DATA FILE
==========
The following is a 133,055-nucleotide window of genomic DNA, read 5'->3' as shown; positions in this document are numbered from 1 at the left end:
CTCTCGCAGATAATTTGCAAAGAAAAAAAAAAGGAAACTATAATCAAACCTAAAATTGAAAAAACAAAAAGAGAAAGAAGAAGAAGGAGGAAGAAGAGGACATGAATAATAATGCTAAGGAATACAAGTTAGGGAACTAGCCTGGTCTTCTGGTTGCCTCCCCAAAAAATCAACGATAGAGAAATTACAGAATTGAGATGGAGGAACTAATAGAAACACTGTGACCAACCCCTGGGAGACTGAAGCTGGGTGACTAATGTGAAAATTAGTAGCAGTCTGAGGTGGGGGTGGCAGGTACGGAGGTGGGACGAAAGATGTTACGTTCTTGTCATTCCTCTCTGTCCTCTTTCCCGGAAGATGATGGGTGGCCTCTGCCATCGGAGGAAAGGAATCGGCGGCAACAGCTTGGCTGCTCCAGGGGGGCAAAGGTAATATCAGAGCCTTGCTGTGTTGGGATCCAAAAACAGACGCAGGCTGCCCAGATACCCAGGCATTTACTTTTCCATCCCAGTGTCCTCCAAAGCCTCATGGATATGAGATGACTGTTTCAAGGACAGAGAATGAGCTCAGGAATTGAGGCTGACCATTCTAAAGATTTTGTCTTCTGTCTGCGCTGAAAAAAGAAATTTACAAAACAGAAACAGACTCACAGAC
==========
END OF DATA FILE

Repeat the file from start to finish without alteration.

The following is a 133,055-nucleotide window of genomic DNA, read 5'->3' as shown; positions in this document are numbered from 1 at the left end:
CTCTCGCAGATAATTTGCAAAGAAAAAAAAAAGGAAACTATAATCAAACCTAAAATTGAAAAAACAAAAAGAGAAAGAAGAAGAAGGAGGAAGAAGAGGACATGAATAATAATGCTAAGGAATACAAGTTAGGGAACTAGCCTGGTCTTCTGGTTGCCTCCCCAAAAAATCAACGATAGAGAAATTACAGAATTGAGATGGAGGAACTAATAGAAACACTGTGACCAACCCCTGGGAGACTGAAGCTGGGTGACTAATGTGAAAATTAGTAGCAGTCTGAGGTGGGGGTGGCAGGTACGGAGGTGGGACGAAAGATGTTACGTTCTTGTCATTCCTCTCTGTCCTCTTTCCCGGAAGATGATGGGTGGCCTCTGCCATCGGAGGAAAGGAATCGGCGGCAACAGCTTGGCTGCTCCAGGGGGGCAAAGGTAATATCAGAGCCTTGCTGTGTTGGGATCCAAAAACAGACGCAGGCTGCCCAGATACCCAGGCATTTACTTTTCCATCCCAGTGTCCTCCAAAGCCTCATGGATATGAGATGACTGTTTCAAGGACAGAGAATGAGCTCAGGAATTGAGGCTGACCATTCTAAAGATTTTGTCTTCTGTCTGCGCTGAAAAAAGAAATTTACAAAACAGAAACAGACTCACAGAC